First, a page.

Palestinians from Gaza are also reportedly facing acute mistreatment and torture.

An Israeli doctor described horrific conditions Palestinian prisoners from Gaza were held under at a temporary detention facility, including being restrained at all times, blindfolded, fed through a straw and forced to urinate and defecate into diapers.

The use of plastic restraints fastened too tight often resulted in infections that have resulted in prisoners having to have their extremities amputated, the doctor told the Israeli attorney general and defence and health ministers.

The source from Addameer was not able to confirm these reports but said at least 27 detainees from Gaza have died in Israel.

“Some of the detainees we interviewed [in the facility where the Israeli doctor worked] confirmed that people died. But they didn’t know if it was because of health issues, or if they were injured from the war in Gaza and then not treated or what exactly was the circumstance,” the source said.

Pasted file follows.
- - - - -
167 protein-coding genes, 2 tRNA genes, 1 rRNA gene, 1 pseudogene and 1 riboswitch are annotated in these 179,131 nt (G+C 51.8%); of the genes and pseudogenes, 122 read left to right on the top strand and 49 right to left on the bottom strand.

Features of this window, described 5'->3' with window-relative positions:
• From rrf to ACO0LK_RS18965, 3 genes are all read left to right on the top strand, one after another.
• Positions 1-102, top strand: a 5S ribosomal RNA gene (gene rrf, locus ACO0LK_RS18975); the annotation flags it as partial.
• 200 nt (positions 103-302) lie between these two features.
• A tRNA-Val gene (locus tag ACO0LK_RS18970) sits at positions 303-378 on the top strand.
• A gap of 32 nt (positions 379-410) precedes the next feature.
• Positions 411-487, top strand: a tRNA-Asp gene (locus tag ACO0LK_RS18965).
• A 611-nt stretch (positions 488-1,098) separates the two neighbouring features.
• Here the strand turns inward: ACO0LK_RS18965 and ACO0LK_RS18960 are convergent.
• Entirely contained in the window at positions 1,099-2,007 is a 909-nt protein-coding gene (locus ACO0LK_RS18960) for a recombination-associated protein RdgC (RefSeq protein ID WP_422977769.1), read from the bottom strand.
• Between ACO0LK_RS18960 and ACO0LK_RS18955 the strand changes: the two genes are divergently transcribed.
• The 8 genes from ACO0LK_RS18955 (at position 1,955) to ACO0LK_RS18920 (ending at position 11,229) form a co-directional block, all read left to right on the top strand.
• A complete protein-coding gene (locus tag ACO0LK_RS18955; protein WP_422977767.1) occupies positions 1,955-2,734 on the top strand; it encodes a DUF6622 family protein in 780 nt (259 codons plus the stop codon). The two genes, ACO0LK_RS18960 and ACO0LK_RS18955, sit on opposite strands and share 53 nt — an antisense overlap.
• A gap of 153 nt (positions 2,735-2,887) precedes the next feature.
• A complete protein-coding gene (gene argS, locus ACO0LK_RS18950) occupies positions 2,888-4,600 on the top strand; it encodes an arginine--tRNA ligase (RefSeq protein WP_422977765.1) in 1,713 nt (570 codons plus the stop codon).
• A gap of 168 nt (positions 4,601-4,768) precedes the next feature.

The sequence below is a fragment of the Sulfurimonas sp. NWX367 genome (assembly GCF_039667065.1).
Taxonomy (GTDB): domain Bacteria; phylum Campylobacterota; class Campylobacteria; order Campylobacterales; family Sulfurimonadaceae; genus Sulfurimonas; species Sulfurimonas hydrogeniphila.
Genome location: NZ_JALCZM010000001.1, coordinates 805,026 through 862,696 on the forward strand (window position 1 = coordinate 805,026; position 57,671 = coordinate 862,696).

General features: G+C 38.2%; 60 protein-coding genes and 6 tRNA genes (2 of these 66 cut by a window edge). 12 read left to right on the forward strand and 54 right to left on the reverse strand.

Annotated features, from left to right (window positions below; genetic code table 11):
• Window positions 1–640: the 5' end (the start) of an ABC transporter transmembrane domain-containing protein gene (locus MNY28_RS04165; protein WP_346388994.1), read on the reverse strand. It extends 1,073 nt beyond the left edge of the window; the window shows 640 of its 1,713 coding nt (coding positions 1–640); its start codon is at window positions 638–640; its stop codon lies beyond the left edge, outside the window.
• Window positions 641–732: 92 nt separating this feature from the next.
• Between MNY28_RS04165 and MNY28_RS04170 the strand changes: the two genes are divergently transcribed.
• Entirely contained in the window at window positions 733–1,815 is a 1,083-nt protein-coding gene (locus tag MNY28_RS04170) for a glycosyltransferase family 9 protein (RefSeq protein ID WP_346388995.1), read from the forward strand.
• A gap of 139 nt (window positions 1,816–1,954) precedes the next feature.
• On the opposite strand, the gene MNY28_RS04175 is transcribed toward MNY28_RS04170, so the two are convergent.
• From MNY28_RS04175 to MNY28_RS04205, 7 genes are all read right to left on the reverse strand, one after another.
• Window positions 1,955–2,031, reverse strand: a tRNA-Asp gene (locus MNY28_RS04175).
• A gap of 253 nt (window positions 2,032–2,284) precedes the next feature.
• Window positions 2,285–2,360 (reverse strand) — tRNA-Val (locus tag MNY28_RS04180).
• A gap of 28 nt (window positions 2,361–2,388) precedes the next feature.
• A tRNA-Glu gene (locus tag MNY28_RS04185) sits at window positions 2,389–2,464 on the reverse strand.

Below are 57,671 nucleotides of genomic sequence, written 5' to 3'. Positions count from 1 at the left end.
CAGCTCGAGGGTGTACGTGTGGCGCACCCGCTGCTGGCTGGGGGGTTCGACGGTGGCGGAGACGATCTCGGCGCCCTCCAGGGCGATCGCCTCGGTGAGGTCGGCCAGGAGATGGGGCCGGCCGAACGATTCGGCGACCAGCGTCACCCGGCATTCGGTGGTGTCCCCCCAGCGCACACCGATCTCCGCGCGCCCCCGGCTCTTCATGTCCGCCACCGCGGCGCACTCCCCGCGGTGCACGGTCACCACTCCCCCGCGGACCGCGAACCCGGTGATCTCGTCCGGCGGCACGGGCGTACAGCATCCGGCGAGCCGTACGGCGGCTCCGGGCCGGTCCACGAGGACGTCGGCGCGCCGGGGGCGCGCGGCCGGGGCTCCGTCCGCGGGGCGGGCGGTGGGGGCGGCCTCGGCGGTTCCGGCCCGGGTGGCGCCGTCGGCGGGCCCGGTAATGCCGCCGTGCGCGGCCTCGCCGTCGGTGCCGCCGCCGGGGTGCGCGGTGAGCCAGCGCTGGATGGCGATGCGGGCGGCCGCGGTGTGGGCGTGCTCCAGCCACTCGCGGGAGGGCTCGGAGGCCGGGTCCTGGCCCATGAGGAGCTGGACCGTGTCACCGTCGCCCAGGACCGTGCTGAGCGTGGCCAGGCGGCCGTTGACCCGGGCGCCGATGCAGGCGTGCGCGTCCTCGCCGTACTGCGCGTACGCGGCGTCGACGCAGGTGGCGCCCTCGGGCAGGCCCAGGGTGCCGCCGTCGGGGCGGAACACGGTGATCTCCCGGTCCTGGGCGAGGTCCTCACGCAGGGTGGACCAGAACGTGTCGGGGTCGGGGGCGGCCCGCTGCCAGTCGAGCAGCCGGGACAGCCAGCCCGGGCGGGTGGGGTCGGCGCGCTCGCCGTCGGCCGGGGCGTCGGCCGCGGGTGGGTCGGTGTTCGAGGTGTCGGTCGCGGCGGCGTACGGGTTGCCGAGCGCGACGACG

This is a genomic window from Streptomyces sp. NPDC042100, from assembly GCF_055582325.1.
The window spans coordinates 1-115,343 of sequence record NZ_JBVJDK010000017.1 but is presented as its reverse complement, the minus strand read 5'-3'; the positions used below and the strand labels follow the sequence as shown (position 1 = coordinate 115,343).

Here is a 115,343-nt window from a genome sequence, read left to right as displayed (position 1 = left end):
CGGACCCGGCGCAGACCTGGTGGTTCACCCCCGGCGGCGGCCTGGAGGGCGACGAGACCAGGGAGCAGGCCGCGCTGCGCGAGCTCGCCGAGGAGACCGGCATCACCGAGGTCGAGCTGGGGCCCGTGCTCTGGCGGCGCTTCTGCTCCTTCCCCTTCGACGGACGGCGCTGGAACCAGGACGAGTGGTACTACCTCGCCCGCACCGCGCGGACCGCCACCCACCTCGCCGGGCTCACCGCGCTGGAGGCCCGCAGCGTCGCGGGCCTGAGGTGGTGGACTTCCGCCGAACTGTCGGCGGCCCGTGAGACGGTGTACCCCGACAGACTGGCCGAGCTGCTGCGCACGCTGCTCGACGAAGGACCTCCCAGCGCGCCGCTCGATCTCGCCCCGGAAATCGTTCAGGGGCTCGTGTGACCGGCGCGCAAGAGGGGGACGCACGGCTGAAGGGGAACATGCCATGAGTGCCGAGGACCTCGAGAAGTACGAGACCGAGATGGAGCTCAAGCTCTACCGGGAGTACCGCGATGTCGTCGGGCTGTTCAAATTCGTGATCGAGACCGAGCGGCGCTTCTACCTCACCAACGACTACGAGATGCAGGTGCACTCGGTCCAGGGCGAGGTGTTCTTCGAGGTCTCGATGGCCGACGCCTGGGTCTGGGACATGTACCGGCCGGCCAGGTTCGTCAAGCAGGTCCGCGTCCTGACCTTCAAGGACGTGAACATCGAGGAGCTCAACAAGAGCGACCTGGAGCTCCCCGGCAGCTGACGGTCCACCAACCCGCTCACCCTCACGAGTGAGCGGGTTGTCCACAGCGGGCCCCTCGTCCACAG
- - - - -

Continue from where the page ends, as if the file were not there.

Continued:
Families torn apart

At least 15 prisoners from the occupied West Bank have died since October 7 as well, according to the individual from Addameer, who added that Israeli authorities refuse to give families the bodies of their loved ones for a dignified burial.

“In all my 27 years in this field, I have never seen so many … people losing their lives inside the prisons,” the source said.

Attawel fears that her husband, still behind bars, could die in prison one day, too.

He recently complained to an Israeli judge about being beaten and starved, she said, but the judge silenced him.

She now worries that he could spend several more years in prison on trumped-up charges – or no charges at all.

“I have to be mother and father at once for my children,” she told Al Jazeera.

“But this is what I have to do. I can’t give up and I can’t tire. I have to continue to be there for my children through all the oppression.”

* Name changed to protect the individual from reprisals. 

Source: Al Jazeera